US4498554A - Highly maneuverable prime mover - Google Patents

Highly maneuverable prime mover Download PDF

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US4498554A
US4498554A US06374226 US37422682A US4498554A US 4498554 A US4498554 A US 4498554A US 06374226 US06374226 US 06374226 US 37422682 A US37422682 A US 37422682A US 4498554 A US4498554 A US 4498554A
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steering
means
prime
mover
wheel
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Expired - Fee Related
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US06374226
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Roy E. Young
Douglas K. Stricklin
Henry M. W. Givens
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WEYERHAEUSER COMPANY A CORP OF WA
WEYERHAEUSER COMPANY TACOMA WA A CORPOF WA
YOUNG ROY E 18718 SE 400TH ST ENUMCLAW WA 98022
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    • BPERFORMING OPERATIONS; TRANSPORTING
    • B62LAND VEHICLES FOR TRAVELLING OTHERWISE THAN ON RAILS
    • B62DMOTOR VEHICLES; TRAILERS
    • B62D7/00Steering linkage; Stub axles or their mountings
    • B62D7/06Steering linkage; Stub axles or their mountings for individually-pivoted wheels, e.g. on king-pins
    • B62D7/14Steering linkage; Stub axles or their mountings for individually-pivoted wheels, e.g. on king-pins the pivotal axes being situated in more than one plane transverse to the longitudinal centre line of the vehicle, e.g. all-wheel steering
    • B62D7/15Steering linkage; Stub axles or their mountings for individually-pivoted wheels, e.g. on king-pins the pivotal axes being situated in more than one plane transverse to the longitudinal centre line of the vehicle, e.g. all-wheel steering characterised by means varying the ratio between the steering angles of the steered wheels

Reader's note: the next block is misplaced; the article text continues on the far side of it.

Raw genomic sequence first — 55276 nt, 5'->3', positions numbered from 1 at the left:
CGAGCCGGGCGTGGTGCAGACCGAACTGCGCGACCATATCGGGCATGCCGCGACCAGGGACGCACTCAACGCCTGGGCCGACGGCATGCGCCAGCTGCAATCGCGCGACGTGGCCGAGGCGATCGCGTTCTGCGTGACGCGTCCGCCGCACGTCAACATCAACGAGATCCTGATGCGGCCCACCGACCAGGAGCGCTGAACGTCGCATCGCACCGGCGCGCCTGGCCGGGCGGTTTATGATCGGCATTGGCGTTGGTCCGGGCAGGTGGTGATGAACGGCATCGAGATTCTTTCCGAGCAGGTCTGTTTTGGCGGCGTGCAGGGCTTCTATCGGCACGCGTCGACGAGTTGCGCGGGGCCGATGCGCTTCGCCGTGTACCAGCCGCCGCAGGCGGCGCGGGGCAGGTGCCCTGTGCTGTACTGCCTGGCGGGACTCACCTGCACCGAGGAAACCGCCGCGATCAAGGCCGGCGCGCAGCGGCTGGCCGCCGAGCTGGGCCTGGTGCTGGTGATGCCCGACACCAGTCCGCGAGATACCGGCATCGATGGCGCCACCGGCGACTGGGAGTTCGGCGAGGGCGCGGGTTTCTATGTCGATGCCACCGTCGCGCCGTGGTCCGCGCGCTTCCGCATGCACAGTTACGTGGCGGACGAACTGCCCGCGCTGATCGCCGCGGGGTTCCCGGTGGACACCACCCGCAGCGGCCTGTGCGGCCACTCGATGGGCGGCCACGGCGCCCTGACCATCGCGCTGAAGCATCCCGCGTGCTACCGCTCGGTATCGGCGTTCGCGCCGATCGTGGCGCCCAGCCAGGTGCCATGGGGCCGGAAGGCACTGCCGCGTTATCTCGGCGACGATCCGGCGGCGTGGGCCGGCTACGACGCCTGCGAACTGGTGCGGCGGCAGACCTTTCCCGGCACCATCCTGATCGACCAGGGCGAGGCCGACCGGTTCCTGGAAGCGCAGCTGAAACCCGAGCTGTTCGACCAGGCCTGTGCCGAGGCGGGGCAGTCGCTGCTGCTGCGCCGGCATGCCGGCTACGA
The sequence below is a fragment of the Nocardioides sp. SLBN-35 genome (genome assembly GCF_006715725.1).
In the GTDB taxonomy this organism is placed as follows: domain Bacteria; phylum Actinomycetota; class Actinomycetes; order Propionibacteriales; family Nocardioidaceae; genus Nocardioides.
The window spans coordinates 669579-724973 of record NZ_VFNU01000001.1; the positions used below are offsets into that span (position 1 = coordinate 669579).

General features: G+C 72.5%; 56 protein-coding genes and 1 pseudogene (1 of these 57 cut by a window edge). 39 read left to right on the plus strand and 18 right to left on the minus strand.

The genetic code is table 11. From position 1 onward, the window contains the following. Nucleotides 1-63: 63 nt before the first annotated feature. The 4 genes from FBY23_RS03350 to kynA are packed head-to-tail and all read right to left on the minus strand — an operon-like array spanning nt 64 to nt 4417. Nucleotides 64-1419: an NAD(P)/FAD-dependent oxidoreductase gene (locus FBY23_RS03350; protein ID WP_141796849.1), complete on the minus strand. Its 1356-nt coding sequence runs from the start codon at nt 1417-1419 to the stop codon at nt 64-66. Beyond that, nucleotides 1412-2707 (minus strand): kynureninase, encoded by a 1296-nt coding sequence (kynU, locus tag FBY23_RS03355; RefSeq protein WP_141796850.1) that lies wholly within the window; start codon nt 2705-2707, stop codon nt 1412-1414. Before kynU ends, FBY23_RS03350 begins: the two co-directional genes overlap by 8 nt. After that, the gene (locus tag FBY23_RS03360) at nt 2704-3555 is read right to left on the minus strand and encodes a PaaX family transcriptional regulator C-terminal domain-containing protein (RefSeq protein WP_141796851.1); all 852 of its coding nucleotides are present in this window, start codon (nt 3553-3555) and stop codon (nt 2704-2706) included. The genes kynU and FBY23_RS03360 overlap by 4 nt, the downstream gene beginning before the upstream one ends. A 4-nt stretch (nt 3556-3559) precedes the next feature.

• B62D7/1509Steering linkage; Stub axles or their mountings for individually-pivoted wheels, e.g. on king-pins the pivotal axes being situated in more than one plane transverse to the longitudinal centre line of the vehicle, e.g. all-wheel steering characterised by means varying the ratio between the steering angles of the steered wheels with different steering modes, e.g. crab-steering, or steering specially adapted for reversing of the vehicle

Abstract

The invention is a highly maneuverable prime mover adapted for normal or orthogonal steering modes. In the normal mode true Ackermann steering is achieved. Either two or four wheel steering may be chosen. When in the orthogonal mode the vehicle is hybrid skid steered. In hybrid steering only one wheel of a side-by-side pair is steered. This greatly simplifies the necessary shifting mechanisms. Each wheel is driven by an individual hydraulic motor supplied from a main system. In the preferred version the prime mover has a turret capable of 360° rotation. This turret preferably has a universal mounting capable of holding various types of lifting tools. The prime mover is especially well adapted for use with a tool head comprising an array of parallel screws or chains which can rapidly pick up, transport, and deposit objects such as container grown nursery plants.

Description

BACKGROUND OF THE INVENTION

This invention relates to highly maneuverable prime movers, particularly those adapted for lifting and transporting objects and ordered arrays of objects in locations where aisle space is limited.

Small-sized prime movers having excellent maneuverability are well known in the prior art. The common fork lift truck is one such example. These normally have rear wheel steering and, because of the very short wheelbase, can readily maneuver in tight spaces. The problem of maneuverability becomes more complex as the size of the equipment increases. The prior art is replete with examples of steering systems designed to improve the maneuverability of various types of vehicles. Two approaches have generally been followed. One has been to provide orthogonal steering capability for the vehicle. Some means is provided for turning all of the wheels 90° from the normal straight-line path. This gives the vehicle the capability of making a zero radius 90° turn. Early examples are seen in the patents to Adams, 1,901,276 and Budd, U.S. No. 1,577,559. In both of these examples the wheels were driven by a conventional mechanical linkage and a large part of the inventor's effort was dedicated to devising a suitable drive means. Other approaches can be typified by those found in the following United States Pat. Nos.: Pellizzetti, 2,863,518; Houlton, 3,197,229; Wilson, 3,825,087; Norris, 3,972,379; and Larson, Can. 1,010,373. Each of these vehicles is adapted to have orthogonal steering capability. The wheels are driven with individual hydraulic motors, a practice which greatly simplifies construction over the two examples cited earlier. The patent to Larson contains on excellent review of various types of steering systems.